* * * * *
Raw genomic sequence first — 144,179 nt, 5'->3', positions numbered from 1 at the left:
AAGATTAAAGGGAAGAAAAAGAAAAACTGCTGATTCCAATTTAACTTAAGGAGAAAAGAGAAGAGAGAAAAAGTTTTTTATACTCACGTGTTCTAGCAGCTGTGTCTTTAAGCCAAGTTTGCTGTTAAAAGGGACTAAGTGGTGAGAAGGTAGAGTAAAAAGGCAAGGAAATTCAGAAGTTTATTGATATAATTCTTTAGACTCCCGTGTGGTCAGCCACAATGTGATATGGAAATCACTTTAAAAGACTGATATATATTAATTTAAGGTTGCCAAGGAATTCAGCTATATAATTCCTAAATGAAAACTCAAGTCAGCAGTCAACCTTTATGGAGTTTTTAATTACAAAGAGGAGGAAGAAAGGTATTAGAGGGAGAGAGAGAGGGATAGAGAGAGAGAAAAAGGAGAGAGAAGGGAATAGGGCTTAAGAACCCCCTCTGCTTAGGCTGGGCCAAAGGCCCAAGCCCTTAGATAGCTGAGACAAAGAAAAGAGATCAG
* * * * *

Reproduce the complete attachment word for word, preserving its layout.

Raw genomic sequence first — 144,179 nt, 5'->3', positions numbered from 1 at the left:
AAGATTAAAGGGAAGAAAAAGAAAAACTGCTGATTCCAATTTAACTTAAGGAGAAAAGAGAAGAGAGAAAAAGTTTTTTATACTCACGTGTTCTAGCAGCTGTGTCTTTAAGCCAAGTTTGCTGTTAAAAGGGACTAAGTGGTGAGAAGGTAGAGTAAAAAGGCAAGGAAATTCAGAAGTTTATTGATATAATTCTTTAGACTCCCGTGTGGTCAGCCACAATGTGATATGGAAATCACTTTAAAAGACTGATATATATTAATTTAAGGTTGCCAAGGAATTCAGCTATATAATTCCTAAATGAAAACTCAAGTCAGCAGTCAACCTTTATGGAGTTTTTAATTACAAAGAGGAGGAAGAAAGGTATTAGAGGGAGAGAGAGAGGGATAGAGAGAGAGAAAAAGGAGAGAGAAGGGAATAGGGCTTAAGAACCCCCTCTGCTTAGGCTGGGCCAAAGGCCCAAGCCCTTAGATAGCTGAGACAAAGAAAAGAGATCAG